Richard Emblin, the editor of the City Paper here in Bogotá, saw my pictures of the Keys of the City on my blog in November.

Richard asked if I would expand on the idea of the keys to Bogotá.  So I did, and here is the article that ensued.  The piece ran in the City Paper’s January edition.

Key, Calle 34. Bogotá

The tradition of offering the keys of a city to much loved visitors or residents dates back to medieval times in Europe. Once upon a time, cities were surrounded by high walls and protected by thick gates and entry required un montón of negotiation, paperwork and money. Someone who was granted the keys to the city received the privilege of entering a city at will, no visa required. Having the keys to the city made coming and going a lot easier.

Over time, the tradition of offering the symbolic keys to a city developed as a way for cities to recognize the achievements of citizens or the prestige of visitors. Essentially with the keys to the city, someone was made to feel as if at home. New York City actually has a web page explaining that city’s use of the protocol:

Bogotá too has a program offering symbolic keys to notable visitors. Vicente Fox, then President of Mexico, was given the keys to the city in 2001. Angela Merkel, Chancellor of Germany, got the keys to Bogotá in 2008. Mahmoud Abbas, President of the Palestinian National Authority was given the keys to Bogotá in 2011. Hilary Duff got hers in 2009. Chavela Vargas was recognized in 2004

From the very few, to the great many. For Americans and Europeans, it is easy to feel welcomed in Colombia. A visa is immediately acquired on arrival. All is great for those who plan to spend a week, 10 days, a couple of months in the country. For those of us who decide or need to stay longer, things get a little more complicated. The keys become somewhat illusive.

Key, Bogotá

Try finding an apartment. Do you have a full-time job? Do you have an established bank account? Do you know at least two residents of the city who own property, and who would be willing to co-sign a lease with you, accepting responsibility for your debt should you decide to leave the country before your lease is up? Are these two friends of yours willing to submit their bank statements on your behalf to help you secure a place to live? Well, you may find a property owner willing to make adjustments to the norm seeing as you are in new in Colombia. How about, you pay 6 months rent in advance and still have a Colombian property owner co-sign the lease with you?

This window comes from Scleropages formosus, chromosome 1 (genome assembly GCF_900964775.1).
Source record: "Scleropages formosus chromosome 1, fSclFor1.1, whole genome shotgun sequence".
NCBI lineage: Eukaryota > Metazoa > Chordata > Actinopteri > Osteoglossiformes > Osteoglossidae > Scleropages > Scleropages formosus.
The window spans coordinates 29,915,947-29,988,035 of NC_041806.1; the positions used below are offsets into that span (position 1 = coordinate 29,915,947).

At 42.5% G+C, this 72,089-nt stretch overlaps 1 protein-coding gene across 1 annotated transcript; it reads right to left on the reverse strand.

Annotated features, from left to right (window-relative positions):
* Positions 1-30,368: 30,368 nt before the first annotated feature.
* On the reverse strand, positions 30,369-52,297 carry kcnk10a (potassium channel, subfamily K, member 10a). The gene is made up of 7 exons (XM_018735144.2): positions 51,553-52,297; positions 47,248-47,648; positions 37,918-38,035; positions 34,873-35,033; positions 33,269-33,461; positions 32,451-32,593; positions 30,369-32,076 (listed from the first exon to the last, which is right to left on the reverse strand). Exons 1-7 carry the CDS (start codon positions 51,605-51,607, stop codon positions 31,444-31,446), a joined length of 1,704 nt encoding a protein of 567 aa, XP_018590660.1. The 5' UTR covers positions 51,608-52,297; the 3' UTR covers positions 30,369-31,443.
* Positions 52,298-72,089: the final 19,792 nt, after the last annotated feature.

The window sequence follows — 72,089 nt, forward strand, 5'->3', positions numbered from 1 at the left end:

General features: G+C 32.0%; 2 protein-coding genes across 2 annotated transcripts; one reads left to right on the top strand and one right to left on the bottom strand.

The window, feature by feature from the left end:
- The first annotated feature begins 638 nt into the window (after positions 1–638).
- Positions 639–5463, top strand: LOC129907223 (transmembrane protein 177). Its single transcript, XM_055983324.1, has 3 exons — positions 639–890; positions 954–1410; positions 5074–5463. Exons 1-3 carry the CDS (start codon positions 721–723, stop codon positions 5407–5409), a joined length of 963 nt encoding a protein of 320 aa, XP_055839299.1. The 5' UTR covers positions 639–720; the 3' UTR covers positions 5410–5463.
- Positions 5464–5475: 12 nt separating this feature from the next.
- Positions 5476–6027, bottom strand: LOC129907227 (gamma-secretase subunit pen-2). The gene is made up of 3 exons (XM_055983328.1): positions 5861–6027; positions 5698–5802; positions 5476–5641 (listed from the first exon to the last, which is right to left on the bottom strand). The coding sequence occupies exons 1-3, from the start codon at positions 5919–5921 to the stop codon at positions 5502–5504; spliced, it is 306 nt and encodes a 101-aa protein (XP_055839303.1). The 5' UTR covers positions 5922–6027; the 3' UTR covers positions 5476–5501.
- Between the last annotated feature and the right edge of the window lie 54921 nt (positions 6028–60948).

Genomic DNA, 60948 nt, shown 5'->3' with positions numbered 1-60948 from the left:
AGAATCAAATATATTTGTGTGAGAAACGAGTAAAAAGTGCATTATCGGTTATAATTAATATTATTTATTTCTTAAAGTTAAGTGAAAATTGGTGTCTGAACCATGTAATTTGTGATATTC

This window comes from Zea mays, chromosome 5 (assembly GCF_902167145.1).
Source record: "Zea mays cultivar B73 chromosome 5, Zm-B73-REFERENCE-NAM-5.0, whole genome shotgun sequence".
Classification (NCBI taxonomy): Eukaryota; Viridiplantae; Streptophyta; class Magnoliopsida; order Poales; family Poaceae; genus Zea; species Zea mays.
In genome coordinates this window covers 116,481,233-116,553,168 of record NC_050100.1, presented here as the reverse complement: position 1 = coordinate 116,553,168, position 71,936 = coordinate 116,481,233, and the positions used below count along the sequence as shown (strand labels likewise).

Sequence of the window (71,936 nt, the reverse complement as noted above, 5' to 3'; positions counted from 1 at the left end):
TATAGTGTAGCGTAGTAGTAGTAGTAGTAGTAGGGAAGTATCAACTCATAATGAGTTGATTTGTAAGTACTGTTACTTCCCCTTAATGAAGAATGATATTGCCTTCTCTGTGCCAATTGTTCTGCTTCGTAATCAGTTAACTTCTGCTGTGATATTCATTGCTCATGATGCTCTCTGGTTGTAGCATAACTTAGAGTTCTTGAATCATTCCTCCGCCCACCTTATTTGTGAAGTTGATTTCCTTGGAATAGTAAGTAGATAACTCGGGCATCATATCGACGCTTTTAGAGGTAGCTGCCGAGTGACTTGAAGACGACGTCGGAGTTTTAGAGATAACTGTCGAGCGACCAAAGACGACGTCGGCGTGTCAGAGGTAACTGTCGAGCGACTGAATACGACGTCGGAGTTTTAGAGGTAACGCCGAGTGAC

You might wander the streets of Bogotá thinking, My God there are thousands and thousands and thousands of apartments in this city, why can’t I have just one? You might begin to think that the easiest way to gain access to an apartment here is to become famous and be granted the keys to the city. As you walk the streets of Bogota in your search for an apartment, you will be mesmerized, or mocked, depending on your state of mind, by the number of locksmiths here. I remember driving around and around in Sarasota, Florida, just a few years ago trying to find a locksmith to have some keys made. Though I finally did get my keys, it was not an easy task. Meanwhile, in Bogotá it sometimes seems that every city block has a locksmiths’ shop with some kind of large key, in neon or not, beckoning casually, magically, out front. Sometimes there are two or even three locksmiths on the same block.

Key, Espejos, Bogotá

Do Bogotanos lose an incredible number of keys? Do people here feel so thrilled to have a home that they go out and have new keys made weekly just to pinch themselves, to remind themselves of their incredible luck in having a place to live? Do city residents of Bogota have keys made for every single one of their friends and family members? Are people here so insecure that they feel the need to call a locksmith every couple of weeks to come and have their locks in their homes changed? Ah, new keys. I can breathe easy again!

Key, Ferreteria, Bogotá

Life is full of mysteries. Friends of mine here, Colombians, have a stunning new apartment in a brand new building. The apartment comes with a heavy and impressive six foot steel door replete with a special large, almost medieval, key. One recent evening, my friends locked themselves out of their home. They called a nearby locksmith who despite working for more than 6 hours could not open the the apartment door. My friend’s dog, locked inside the apartment, contributed much to the excitement by barking repeatedly for hours. The owners spent the night at a nearby hotel before being able to get back into their home the following day.